Wind Power Batteries
5:20 pm
Tue July 2, 2013

Northwest Laboratories Develop Wind Power Storage

Wind isn’t always a reliable source of power. Sometimes the wind blows when there is already too much power on the grid. And sometimes there is no wind when energy is needed.

Credit Courtney Flatt / Northwest Public Radio

That’s why researchers in the Pacific Northwest are developing new ways to store wind energy. One company is testing out a battery in eastern Washington that could help with the problem.

Giant wind turbine blades spin on a gusty ridge line in eastern Washington. Right now the blades are generating energy to help cool down homes and businesses on this hot day.

But wind power can be inconsistent. Researchers say there’s a solution to renewable energy variability: storage.

Chunlian Jin is an engineer at Pacific Northwest National Laboratory. She says research into energy storage is important to the future of renewable energy.

“Such important research will enable the United States to use its energy resources more efficiently" says Jin.

Powin Energy is working to make energy more efficient in the Northwest. The Portland-area company is testing a new battery that can store excess energy generated from wind farms.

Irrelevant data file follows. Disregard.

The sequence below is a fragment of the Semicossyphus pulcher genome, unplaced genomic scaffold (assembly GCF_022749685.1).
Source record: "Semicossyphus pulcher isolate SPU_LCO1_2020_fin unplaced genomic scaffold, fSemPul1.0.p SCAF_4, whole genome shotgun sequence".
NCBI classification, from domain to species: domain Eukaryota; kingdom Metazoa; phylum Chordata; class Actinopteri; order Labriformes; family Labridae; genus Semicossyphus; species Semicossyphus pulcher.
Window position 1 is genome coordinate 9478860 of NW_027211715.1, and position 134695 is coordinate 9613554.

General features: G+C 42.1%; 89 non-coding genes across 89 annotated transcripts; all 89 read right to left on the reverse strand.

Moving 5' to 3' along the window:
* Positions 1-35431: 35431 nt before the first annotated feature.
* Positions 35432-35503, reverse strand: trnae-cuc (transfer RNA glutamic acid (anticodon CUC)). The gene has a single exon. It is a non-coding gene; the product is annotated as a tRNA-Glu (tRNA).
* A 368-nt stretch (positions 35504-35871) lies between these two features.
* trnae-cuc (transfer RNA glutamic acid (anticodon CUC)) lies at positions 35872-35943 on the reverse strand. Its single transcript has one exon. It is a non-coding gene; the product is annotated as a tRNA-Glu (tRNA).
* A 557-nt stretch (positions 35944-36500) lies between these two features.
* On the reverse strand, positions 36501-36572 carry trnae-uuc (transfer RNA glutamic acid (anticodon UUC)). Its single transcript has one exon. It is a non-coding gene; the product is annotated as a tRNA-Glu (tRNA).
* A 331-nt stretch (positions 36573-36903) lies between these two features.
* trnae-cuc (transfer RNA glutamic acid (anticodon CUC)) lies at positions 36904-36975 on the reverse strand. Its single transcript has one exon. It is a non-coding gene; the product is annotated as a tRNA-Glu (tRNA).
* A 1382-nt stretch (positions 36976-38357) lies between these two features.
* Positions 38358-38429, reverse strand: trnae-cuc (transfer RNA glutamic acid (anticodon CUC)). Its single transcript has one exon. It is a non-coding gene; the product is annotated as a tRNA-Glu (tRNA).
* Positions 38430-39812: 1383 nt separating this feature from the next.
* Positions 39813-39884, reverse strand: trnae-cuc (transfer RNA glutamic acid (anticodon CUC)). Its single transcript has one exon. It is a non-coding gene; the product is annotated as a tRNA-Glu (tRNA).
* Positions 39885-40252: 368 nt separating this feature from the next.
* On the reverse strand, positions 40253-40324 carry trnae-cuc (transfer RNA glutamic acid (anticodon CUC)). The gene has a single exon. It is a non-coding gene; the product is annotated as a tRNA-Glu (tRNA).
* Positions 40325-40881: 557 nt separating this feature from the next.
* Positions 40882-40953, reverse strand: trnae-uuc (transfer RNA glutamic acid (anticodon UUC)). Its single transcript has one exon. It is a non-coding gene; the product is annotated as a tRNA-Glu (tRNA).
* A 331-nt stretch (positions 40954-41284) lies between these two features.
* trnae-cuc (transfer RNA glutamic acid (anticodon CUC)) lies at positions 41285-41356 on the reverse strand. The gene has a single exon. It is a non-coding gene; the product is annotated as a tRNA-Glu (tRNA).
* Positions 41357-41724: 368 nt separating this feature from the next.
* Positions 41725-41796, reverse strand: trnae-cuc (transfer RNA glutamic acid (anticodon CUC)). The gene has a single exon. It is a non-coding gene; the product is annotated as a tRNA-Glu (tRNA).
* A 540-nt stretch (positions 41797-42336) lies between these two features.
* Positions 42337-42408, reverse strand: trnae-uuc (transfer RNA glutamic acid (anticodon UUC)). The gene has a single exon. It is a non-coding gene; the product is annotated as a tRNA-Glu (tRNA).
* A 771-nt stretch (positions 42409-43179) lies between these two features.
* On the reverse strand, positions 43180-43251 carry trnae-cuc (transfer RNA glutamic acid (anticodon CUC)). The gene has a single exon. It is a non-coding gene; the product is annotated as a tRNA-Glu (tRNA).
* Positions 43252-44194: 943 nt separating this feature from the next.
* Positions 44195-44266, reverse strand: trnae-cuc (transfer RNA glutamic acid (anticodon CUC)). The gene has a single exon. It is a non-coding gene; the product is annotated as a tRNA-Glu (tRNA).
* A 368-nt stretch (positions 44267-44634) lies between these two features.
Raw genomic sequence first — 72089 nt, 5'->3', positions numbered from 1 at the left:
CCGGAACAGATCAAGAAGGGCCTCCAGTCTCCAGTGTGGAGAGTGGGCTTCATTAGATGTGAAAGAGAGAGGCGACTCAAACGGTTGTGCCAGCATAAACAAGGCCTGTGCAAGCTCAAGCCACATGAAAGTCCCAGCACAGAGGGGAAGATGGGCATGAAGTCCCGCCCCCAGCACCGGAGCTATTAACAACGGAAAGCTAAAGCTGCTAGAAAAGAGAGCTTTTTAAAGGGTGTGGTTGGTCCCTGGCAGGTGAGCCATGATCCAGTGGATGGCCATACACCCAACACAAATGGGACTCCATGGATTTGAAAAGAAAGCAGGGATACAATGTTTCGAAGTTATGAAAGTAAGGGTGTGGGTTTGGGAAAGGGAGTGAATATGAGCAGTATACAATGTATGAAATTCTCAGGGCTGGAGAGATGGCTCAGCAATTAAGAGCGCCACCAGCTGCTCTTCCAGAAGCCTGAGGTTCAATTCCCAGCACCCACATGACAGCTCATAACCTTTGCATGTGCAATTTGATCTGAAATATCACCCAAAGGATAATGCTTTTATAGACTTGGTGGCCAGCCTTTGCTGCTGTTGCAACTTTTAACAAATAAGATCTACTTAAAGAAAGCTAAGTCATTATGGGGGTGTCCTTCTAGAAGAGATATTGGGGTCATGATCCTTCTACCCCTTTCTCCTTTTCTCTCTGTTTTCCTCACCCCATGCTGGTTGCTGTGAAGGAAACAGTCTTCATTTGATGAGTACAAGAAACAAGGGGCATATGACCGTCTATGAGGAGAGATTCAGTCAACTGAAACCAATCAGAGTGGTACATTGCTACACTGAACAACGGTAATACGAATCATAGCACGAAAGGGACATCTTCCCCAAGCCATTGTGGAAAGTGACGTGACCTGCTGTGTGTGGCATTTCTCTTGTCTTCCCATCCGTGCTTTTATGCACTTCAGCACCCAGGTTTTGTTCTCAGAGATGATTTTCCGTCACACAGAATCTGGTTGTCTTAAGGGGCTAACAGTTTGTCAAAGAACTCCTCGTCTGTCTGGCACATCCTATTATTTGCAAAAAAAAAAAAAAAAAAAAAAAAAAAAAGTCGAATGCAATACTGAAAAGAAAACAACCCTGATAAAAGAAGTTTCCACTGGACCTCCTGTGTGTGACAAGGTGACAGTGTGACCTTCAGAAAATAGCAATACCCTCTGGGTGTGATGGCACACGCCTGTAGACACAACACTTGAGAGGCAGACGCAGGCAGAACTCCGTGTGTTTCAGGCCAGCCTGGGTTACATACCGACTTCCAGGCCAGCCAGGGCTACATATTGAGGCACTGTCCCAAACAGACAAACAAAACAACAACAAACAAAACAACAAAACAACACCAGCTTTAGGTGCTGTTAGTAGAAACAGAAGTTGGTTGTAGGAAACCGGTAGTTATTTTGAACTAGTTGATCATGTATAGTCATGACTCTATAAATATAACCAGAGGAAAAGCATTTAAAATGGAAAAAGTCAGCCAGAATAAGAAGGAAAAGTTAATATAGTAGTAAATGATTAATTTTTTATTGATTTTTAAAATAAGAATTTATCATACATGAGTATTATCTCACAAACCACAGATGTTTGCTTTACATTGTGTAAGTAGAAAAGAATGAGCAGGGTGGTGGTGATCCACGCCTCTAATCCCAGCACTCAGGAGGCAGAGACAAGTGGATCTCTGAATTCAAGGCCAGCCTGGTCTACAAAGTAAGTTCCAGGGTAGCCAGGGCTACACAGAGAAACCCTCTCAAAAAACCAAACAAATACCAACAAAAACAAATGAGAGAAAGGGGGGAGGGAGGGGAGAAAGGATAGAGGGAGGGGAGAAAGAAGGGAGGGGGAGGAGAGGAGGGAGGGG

Right now, it’s at Nine Canyon Wind Project outside Kennewick, Wash.

A 20-foot shipping container parked at the wind farm holds the battery system. Energy Northwest is involved in the first testing phase.

John Steigers is the project developer for Energy Northwest.

“This unit, if it started out fully charged, could support an average American home for a bit over two days, all by itself" says Steigers.

That’s not a lot of power when you consider how much energy a wind farm can generate. Steigers says about 800 of these units would be needed to back up the entire Nine Canyon Wind Project.

“We don’t need that many for it to make a difference. What we’re trying to do is address short-term changes in the production" says Steigers.

In other words, the project aims to balance power on an hourly basis.
Pacific Northwest National Laboratory has developed a way to help the battery immediately respond to the power grid’s needs.

Researchers at the lab have also designed a computer model that will simulate groups of these batteries working together. The model will help determine how the system will work on a larger scale.

Powin Energy would not provide a price range for the battery. Energy Northwest’s John Steigers says one goal of this demonstration project is to weigh the costs and benefits of storing energy with this sort of battery.

Copyright 2013 Northwest Public Radio

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